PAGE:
As Western parties to nuke deal meet, German FM warns Iran ‘playing with fire’

Accord signatories state commitment to ensuring ‘Iran can never develop nuclear weapon,’ warn Tehran it would be ‘dangerous’ to limit UN nuclear agency inspections

By AFP18 February 2021, 9:35 pm  0

German Foreign Minister Heiko Maas gives a press statement in Berlin on February 16, 2021. (Kay Nietfeld/Pool/AFP)

German Foreign Minister Heiko Maas gives a press statement in Berlin on February 16, 2021. (Kay Nietfeld/Pool/AFP)

PARIS — European powers and the United States on Thursday warned Iran it would be “dangerous” to limit UN nuclear agency inspections and asked Tehran to return to full compliance with a 2015 nuclear deal, while stating their commitment to “ensuring that Iran can never develop a nuclear weapon.”

Britain, France, Germany and US said after talks based in Paris that they were “united in underlining the dangerous nature of a decision to limit IAEA access” ahead of a February 21 deadline set by the Iranian parliament.

French Foreign Minister Jean-Yves Le Drian hosted his German and British counterparts in Paris, with America’s new Secretary of State Antony Blinken joining via videoconference.

Their statement urged “Iran to consider the consequences of such grave action, particularly at this time of renewed diplomatic opportunity,” adding that they all shared the aim of Iran returning to “full compliance” with the accord.

Analysts say only a small window of opportunity remains to save the deal, which received a near-fatal blow when former US president Donald Trump walked out of the accord in 2018 and reimposed sanctions on Iran.

Tehran retaliated by stepping up nuclear work in violation of the accord.

Ahead of the meeting, German Foreign Minister Heiko Maas told reporters that “The recent steps of Iran are not helpful at all, they endanger the return of the Americans” to the deal.

“Apparently Iran is not interested in easing the tensions, but in escalation. They are playing with fire,” he said.

The administration of US President Joe Biden has said it is prepared to rejoin the deal and start lifting sanctions if Iran — whose economy has been devastated — returns to full compliance.

But Tehran rejected this precondition, pressing on with increasing nuclear work in retaliation for Trump’s so-called “maximum pressure” sanctions policy to weaken the Iranian regime which has had no relations with Washington for four decades.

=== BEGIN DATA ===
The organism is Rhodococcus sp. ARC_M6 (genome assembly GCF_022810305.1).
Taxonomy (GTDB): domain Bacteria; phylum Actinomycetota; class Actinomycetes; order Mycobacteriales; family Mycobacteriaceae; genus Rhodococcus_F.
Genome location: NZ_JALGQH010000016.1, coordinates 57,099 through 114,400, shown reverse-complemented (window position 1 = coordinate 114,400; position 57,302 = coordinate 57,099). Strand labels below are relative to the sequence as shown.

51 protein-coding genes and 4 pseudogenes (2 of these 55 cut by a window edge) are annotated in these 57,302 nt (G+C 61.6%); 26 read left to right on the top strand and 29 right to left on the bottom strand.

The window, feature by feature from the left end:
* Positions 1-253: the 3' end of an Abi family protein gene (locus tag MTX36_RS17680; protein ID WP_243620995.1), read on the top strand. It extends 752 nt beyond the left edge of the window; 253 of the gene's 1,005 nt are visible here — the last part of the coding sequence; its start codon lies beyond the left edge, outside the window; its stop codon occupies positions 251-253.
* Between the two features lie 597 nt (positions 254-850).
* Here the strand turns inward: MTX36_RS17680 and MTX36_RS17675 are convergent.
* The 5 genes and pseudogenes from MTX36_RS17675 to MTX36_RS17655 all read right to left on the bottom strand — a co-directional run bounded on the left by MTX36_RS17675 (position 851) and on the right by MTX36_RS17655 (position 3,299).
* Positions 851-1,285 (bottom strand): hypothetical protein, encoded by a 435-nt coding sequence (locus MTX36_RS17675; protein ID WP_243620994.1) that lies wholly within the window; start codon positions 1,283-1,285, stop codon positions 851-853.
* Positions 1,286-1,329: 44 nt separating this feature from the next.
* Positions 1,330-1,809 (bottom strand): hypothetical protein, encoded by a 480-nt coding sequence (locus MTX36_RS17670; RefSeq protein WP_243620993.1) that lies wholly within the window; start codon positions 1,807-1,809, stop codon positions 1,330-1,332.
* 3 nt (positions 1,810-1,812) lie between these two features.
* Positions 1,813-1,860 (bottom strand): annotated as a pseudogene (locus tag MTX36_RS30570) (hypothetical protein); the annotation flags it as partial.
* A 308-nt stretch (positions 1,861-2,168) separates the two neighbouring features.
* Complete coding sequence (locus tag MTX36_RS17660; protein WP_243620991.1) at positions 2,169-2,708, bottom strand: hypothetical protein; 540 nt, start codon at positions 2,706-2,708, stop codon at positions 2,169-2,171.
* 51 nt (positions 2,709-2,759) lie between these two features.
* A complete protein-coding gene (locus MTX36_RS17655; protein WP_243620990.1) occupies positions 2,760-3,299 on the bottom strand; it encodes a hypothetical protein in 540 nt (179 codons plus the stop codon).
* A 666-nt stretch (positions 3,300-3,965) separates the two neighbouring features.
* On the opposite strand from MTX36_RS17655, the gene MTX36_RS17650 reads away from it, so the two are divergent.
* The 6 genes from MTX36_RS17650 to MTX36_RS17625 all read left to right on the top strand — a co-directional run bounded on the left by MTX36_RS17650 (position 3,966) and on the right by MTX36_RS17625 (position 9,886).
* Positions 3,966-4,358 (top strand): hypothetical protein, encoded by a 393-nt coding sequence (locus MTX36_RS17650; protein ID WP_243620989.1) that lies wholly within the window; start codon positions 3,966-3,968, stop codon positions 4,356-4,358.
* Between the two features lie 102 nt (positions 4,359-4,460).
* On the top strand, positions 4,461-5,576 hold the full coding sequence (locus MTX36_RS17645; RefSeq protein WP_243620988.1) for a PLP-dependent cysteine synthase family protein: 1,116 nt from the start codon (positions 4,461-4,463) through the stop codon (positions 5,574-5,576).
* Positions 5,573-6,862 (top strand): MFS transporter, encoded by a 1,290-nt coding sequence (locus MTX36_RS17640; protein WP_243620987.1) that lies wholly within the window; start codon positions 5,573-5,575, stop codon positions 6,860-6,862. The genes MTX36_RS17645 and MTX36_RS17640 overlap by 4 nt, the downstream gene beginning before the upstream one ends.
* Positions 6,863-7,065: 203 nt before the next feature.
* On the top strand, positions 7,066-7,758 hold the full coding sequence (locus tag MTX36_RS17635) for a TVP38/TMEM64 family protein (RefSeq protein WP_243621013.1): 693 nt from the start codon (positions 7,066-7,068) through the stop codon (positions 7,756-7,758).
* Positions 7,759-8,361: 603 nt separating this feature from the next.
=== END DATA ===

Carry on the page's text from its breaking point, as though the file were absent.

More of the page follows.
The Joint Comprehensive Plan of Action (JCPOA), signed in Vienna in 2015, was based on Iran providing safeguards that it would not make an atomic bomb, in exchange for a gradual easing of international sanctions.

‘Serious impact’

The diplomacy is expected to be hugely delicate and could be further derailed by the deadline set under a bill adopted by the Iranian parliament in December following the killing of top nuclear scientist Mohsen Fakhrizadeh, which Tehran blamed on Israel.

Iran would restrict some UN nuclear agency inspections by February 21 if the US does not lift the sanctions imposed since 2018.

International Atomic Energy Agency (IAEA) chief Rafael Grossi is to travel to Tehran on Saturday for talks with the Iranian authorities to find a solution for continuing inspections in the country, the agency said.

Iranian President Hassan Rouhani, right, greets IAEA chief Rafael Grossi ahead of a meeting in Tehran, Iran, August 26, 2020. (Iranian Presidency Office via AP)

It warned that the step threatened by Tehran would have “a serious impact on the IAEA’s verification and monitoring activities in the country.”

In Washington, State Department spokesman Ned Price said that Iran should provide “full and timely cooperation” with the IAEA and reverse its recent steps violating the accord.

The IAEA said last week that Iran had started producing uranium metal in a new violation of the accord, intensifying concerns it was becoming closer to having the capacity to make a nuclear weapon.

“Iran’s nuclear program is growing by the day, as the time it would take to enrich enough uranium for a single nuclear weapon shrinks,” said Ali Vaez, Iran project director at the International Crisis Group (ICG).

‘Solution for dilemma’

While Iran’s policy is ultimately determined by supreme leader Ayatollah Ali Khamenei, Iranian presidential elections in June add another time pressure factor.

Iranian Presiden Hassan Rouhani — a key advocate of nuclear diplomacy with global powers — is set to step down after serving the maximum two consecutive terms, and a more hardline figure is likely to replace him.

Ellie Geranmayeh, senior policy fellow at the European Council on Foreign Relations, said Washington should move in political and practical terms to show Iran that the Biden administration “is distancing itself from Trump-era maximum pressure.”

“There is a short window of time to limit the damage that could ensue from Iran’s next steps, for example by reducing the impact of such moves on the quality of inspections by international monitors,” Geranmayeh told AFP


In this April 9, 2018, photo, released by an official website of the office of the Iranian Presidency, President Hassan Rouhani listens to explanations on new nuclear achievements at a ceremony to mark “National Nuclear Day,” in Tehran, Iran. (Iranian Presidency Office via AP)

Vaez said “the seemingly impossible dilemma has a solution” if the two sides were prepared to take “closely synchronized steps.”

This would involve Washington revoking Trump’s 2018 withdrawal and greenlighting an Iranian request for an emergency IMF loan, while Iran freezes “the most problematic aspects” of its nuclear program, he said.

Khamenei emphasized Wednesday that Iran wanted to see “only action, action” from the United States.

“If we see action from the opposite side, we will act too,” he said.

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